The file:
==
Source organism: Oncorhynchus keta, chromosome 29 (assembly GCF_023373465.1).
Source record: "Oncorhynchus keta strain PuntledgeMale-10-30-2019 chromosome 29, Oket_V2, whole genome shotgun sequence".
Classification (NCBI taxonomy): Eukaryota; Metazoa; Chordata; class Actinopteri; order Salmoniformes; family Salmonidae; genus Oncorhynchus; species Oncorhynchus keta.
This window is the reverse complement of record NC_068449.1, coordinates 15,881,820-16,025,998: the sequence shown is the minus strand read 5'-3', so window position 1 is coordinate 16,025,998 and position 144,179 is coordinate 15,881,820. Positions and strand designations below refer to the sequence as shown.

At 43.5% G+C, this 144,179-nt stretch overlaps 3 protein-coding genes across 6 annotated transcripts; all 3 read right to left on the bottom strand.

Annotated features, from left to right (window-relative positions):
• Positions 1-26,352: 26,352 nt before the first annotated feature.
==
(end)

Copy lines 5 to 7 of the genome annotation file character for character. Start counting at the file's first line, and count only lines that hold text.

At 43.5% G+C, this 144,179-nt stretch overlaps 3 protein-coding genes across 6 annotated transcripts; all 3 read right to left on the bottom strand.

Annotated features, from left to right (window-relative positions):
• Positions 1-26,352: 26,352 nt before the first annotated feature.